The two groups of Christian-Jews were experiencing some difficulties in their communal living arrangements. The Hebrews, those born in Israel, were taking better care of the Hebraic widows, while the Hellenistic (Greek-foriegn born) widows were being "neglected in the daily distribution of food."
The Apostles realized that something had to be done, but they had too much on their plate already. So they ordained seven others to see that the apportionments would be equal for all. One of the men they chose was Stephen, "a man filled with the Holy Spirit," who was "full of grace and power, did wonders and great signs among the people."
Stephen was on fire for the Lord and preached to all who would listen. He spoke of the good news that Christ was the Savior to such an extent that one Jewish group was offended by his words and accused him of blasphemy against God and Moses. They had Stephen arrested and brought to the ruling Sanhedron to have him judged. They had many "false witnesses" who swore that Stephen spoke against the "holy place and the law; for we have heard him say that this Jesus of Nazereth will destroy this place and will change the customs that Moses handed on to us."
The book of Acts then says that as they looked upon him, his face was "like the face of an angel." What does this mean? Perhaps it means he was quiet and serene. Some think the Holy Spirit was with him, and it was obvious for all who looked upon him that day.
Then they asked him to reply to these charges. Stephen took the opportunity to preach! He boldly spoke of the history of Israel and of how time and again they turned their backs on God and his prophets. His harangue started with Abraham then went to Joseph, to Moses, to Jacob, then he attacks the idea that God lives in a temple, "Yet the Most High does not dwell in houses made with human hand." He's really rolling in his attack on them now and ends with, "You stiff-necked people, uncircumcised in the heart and ears, you are forever opposing the Holy Spirit, just as your ancestors used to do. Which of the prophets did your ancestors not persecute? They killed those who foretold the coming of the Righteous One, and now you have become his betrayers and murderers. You are the ones that recieved the law as ordained by the angels, and yet you have not kept it."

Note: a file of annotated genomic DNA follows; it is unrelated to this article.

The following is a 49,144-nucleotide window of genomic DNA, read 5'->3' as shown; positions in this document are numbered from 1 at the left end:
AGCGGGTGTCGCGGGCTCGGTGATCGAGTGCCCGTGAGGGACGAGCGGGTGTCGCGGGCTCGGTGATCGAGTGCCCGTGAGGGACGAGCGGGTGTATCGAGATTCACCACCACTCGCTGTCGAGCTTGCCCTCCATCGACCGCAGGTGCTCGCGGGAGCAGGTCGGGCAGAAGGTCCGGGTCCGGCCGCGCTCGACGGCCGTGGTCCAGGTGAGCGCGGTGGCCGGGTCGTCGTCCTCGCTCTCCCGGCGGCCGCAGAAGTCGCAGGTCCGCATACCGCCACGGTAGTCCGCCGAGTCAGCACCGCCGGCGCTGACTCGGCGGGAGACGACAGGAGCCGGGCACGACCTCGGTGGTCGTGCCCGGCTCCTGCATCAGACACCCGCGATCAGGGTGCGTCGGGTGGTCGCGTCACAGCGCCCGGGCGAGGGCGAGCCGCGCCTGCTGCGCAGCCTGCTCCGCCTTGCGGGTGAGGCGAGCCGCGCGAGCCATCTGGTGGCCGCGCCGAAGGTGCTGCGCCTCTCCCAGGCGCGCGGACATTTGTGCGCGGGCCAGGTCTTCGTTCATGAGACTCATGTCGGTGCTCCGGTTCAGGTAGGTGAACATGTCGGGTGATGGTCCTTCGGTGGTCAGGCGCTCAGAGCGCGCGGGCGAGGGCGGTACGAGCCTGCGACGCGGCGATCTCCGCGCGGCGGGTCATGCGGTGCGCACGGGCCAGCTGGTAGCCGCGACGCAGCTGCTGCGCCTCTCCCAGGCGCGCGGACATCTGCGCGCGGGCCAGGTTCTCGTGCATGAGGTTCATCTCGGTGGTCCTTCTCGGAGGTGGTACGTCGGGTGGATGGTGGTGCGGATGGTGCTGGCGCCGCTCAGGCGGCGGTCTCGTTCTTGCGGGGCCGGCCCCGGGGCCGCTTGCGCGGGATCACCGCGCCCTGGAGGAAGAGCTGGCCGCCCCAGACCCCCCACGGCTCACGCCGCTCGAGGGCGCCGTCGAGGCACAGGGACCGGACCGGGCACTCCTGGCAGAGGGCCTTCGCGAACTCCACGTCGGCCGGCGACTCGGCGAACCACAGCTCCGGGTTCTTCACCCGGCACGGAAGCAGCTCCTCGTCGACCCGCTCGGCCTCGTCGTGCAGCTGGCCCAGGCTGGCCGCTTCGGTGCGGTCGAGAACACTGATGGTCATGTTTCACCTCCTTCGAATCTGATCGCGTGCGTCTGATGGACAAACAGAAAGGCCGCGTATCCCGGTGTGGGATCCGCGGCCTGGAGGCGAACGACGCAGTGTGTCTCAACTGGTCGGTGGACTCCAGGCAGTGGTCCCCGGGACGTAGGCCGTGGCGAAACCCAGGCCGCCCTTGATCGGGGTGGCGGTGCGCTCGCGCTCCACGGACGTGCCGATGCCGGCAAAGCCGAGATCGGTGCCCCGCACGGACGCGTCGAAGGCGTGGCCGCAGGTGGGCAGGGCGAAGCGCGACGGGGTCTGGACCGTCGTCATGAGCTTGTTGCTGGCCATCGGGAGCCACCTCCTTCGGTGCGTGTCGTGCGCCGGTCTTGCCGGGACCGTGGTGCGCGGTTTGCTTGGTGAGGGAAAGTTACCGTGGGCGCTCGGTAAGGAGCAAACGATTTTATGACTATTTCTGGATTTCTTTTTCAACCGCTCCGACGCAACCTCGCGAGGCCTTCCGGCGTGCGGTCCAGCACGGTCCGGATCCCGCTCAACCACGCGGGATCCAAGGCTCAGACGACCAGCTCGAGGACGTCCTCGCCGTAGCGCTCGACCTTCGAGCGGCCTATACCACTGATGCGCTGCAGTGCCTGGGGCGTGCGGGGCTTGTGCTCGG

Okay. This made them furious! He had just told the most "religious" men of Israel that they did not hear, nor head the Holy Spirit, that they persecuted the prophets, and had murdered Christ! I wonder if the "Angelic face" made them realize that he spoke for the Lord, as they lost all control and took him out to kill him. They "dragged him out and began to stone him" to death. God was with Stephen through this. He was "filled with the Holy Spirit," and "gazed into heaven and saw the glory of God and Jsus standing at the right hand of God!" As they were killing him, Stephen prayed for them, "Lord Jesus, recieve my spirit." He knelt down and cried, "Lord, do not hold this sin against them."
You can imagine the anger and venom with which each stone was hurtled at Stephen's head. One of the men there that day with the Council was Saul. He held the coats of those that killed Stephen and he "approved of their killing him." Saul hated the Christians and led much of the persecution against them that began following Stephen's martyrdom.
The Book of Acts states that the Church of Jerusalem was scattered throughout the countryside of Judea and Samaria. Saul led many righteous Jews and Romans against the Christians and was "ravaging the church by entering house after house; dragging off both men and women," and placing them into prison.
Where did the Christians go and what did they do? They went forth and spread the Good News "from place to place." Samaria became the next place where the Good News would take hold and many were converted to Christianity, thanks to the work of Philip and the testamonies of Peter and John.
This would only be the first of many times of persecution, but the Church would grow with each organized attack on it.
Remember, the early Christians "boldly" spoke the Good News.
Go Boldly into the World and proclaim the Good News, "Jesus died, Jesus is Risen, Jesus will come again."